The opinion of the court was delivered by: Thomas I. Vanaskie United States District Judge
Tarrell D. Stewart, an inmate presently confined at the Canaan United States Penitentiary, Waymart, Pennsylvania (USP-Canaan), proceeding pro se, initiated this habeas corpus proceeding pursuant to 28 U.S.C. § 2241.*fn1 Named as Respondent is USP-Canaan Warden Ronnie Holt. Service of the Petition was previously ordered.
Petitioner states that he is presently serving a criminal sentence which was imposed by the United States District Court for the Eastern District of Pennsylvania on August 29, 2005. (Dkt. Entry # 1, at 1.) Attached to the Petition is a copy of a portion of Stewart's criminal judgment from the Eastern District which indicates that a $400.00 dollar criminal monetary penalty was due during his imprisonment and all payments except those made through the Federal Bureau of Prisons' (BOP) Inmate Financial Responsibility Program (IFRP) were to be made to the clerk of court.*fn2 (Id. at 5)
Although Stewart recognizes that the BOP "is an agent for the Court," he contends that USP-Canaan staff "are collecting debts without authority (order of the court instructing them to collect fines, restitution)." (Id. at 3.) He adds that prison officials are not acting in compliance with the Fair Debt Collection Practices Act (FDCPA), 15 U.S.C. § 1692(g)(a), and employing intimidating debt collection practices such as penalizing inmates with loss of certain institutional privileges if they fail to pay fines or restitution.
Respondent argues that Stewart's petition should be dismissed without prejudice because he failed to exhaust available remedies under the BOP's administrative remedy program prior to filing this action. (Dkt. Entry # 9 at 3.) Although granted an opportunity to do so, Petitioner has not submitted a reply. This matter is ripe for consideration.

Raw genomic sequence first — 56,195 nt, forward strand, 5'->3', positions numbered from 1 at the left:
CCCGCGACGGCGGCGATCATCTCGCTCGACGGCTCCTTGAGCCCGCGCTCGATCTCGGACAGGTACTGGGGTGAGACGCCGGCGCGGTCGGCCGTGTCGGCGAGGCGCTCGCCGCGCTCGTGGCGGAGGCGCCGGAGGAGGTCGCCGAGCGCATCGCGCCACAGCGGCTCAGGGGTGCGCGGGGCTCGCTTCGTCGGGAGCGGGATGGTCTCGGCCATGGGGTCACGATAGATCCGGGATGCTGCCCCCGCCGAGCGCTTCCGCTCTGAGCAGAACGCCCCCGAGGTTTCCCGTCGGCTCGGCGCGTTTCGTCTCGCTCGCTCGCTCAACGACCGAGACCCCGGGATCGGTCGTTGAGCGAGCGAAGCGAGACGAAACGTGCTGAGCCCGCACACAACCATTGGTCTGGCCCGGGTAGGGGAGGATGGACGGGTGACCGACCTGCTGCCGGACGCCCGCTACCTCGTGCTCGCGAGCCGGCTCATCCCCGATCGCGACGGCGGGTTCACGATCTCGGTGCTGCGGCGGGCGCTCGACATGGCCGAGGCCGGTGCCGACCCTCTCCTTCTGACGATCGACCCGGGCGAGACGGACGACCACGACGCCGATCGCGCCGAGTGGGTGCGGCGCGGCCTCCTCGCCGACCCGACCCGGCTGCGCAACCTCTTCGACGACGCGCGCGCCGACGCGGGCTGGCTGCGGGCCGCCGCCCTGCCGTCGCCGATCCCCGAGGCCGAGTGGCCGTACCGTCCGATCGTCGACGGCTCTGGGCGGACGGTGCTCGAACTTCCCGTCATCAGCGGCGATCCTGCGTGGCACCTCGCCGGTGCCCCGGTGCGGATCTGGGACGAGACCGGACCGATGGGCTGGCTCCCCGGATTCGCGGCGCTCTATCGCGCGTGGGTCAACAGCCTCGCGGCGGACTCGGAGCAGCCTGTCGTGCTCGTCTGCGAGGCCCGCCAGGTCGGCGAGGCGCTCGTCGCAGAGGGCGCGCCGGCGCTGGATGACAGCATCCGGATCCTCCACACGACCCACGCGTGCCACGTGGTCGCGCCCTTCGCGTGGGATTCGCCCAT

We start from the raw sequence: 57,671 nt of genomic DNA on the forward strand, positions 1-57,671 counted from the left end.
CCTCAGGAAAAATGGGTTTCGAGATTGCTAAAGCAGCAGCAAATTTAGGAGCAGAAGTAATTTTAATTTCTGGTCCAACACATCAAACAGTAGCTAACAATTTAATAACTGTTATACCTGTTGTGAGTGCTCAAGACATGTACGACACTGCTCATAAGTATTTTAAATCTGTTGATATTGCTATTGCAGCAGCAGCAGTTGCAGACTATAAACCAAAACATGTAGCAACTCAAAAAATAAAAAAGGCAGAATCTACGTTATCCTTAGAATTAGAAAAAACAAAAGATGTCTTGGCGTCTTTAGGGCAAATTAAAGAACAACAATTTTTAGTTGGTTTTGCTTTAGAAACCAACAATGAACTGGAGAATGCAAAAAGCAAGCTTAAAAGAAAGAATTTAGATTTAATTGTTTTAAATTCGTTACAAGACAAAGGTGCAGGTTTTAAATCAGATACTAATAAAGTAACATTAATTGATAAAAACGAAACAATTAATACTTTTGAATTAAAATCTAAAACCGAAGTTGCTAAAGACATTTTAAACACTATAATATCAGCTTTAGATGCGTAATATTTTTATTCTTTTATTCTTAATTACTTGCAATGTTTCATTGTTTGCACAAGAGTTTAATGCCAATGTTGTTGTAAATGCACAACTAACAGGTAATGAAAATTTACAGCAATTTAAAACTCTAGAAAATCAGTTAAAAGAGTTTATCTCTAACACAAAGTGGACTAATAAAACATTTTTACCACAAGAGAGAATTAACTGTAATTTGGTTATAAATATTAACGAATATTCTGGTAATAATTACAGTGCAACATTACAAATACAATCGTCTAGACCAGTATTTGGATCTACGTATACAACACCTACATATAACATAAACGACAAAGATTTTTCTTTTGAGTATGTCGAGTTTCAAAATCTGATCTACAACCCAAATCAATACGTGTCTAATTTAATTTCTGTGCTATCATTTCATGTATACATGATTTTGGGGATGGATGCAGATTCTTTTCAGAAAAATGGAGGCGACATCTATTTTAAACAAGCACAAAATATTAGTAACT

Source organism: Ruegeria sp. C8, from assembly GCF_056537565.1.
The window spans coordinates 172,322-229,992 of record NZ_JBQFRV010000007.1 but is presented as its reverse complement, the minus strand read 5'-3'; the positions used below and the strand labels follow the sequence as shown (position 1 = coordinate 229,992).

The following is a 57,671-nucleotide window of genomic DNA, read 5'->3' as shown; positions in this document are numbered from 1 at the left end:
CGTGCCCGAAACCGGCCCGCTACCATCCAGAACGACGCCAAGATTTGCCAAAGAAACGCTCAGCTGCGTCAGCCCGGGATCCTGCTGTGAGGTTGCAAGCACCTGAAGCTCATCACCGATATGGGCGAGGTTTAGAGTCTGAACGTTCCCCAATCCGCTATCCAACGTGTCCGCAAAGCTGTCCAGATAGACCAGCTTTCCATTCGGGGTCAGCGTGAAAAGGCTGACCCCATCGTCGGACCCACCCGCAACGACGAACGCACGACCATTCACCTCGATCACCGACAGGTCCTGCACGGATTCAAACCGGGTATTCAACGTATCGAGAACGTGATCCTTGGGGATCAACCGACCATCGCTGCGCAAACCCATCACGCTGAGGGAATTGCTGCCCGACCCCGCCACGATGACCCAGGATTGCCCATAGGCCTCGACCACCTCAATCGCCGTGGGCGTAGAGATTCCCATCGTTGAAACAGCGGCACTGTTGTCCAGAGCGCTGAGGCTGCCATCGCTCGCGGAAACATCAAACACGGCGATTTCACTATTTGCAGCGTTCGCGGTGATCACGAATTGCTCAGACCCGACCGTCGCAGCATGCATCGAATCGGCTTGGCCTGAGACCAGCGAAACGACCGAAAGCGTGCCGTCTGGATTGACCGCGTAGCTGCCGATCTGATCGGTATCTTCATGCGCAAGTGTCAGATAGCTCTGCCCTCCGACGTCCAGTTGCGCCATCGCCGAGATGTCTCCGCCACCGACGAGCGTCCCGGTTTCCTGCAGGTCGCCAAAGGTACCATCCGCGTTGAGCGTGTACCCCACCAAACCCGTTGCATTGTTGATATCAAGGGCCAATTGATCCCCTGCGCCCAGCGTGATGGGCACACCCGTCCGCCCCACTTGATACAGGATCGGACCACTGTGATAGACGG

It is well-settled that "[a] federal prisoner ordinarily may not seek habeas corpus relief until he has exhausted all available administrative remedies." Bradshaw v. Carlson, 682 F.2d 1050, 1052 (3d Cir. 1981)(emphasis added). A party is required to exhaust administrative remedies before seeking relief in federal court unless Congress has indicated to the contrary or the available administrative remedies are inherently inadequate. Young v. Quinlan, 960 F.2d 351, 356 (3d Cir. 1992). Exhaustion is only excused where pursuit of administrative remedies would be futile, the agency's actions clearly and unambiguously violate statutory or constitutional rights, or the administrative procedures would be inadequate to prevent irreparable harm. Lyons v. U.S. Marshals, 840 F.2d 202, 205 (3d Cir. 1988).
The BOP has a well established three (3) step Administrative Remedy Program whereby a federal prisoner may seek review of any aspect of his imprisonment. See 28 C.F.R. §§ 542.10-542.19. After attempting to informally resolve the issue, a BOP inmate can initiate the first step of the grievance process by submitting "a formal written Administrative Remedy Request, on the appropriate form (BP-9)," within twenty ( 20) calendar days "following the date on which the basis for the Request occurred." See 28 C.F.R. § 542.14(a). The Warden has twenty (20) calendar days from the date the Request or Appeal is filed in which to respond." See 28 C.F.R. § 542.18. If not satisfied with the Warden's response, an inmate may appeal (step two) on the appropriate form (BP-10) to the Regional Director within twenty (20) calendar days of the date the Warden signed the response." See 28 C.F.R. § 542.15. Finally, if the inmate is dissatisfied with the Regional Director's response, that decision may then be appealed (step three) on the appropriate form (BP-11) to the General Counsel within thirty (30) calendar days from the date the Regional Director signed the response. Id. Additionally, "[i]f the inmate does not receive a response within the time allotted for reply, including extension, the inmate may consider the absence of a response to be a denial at that level." Id.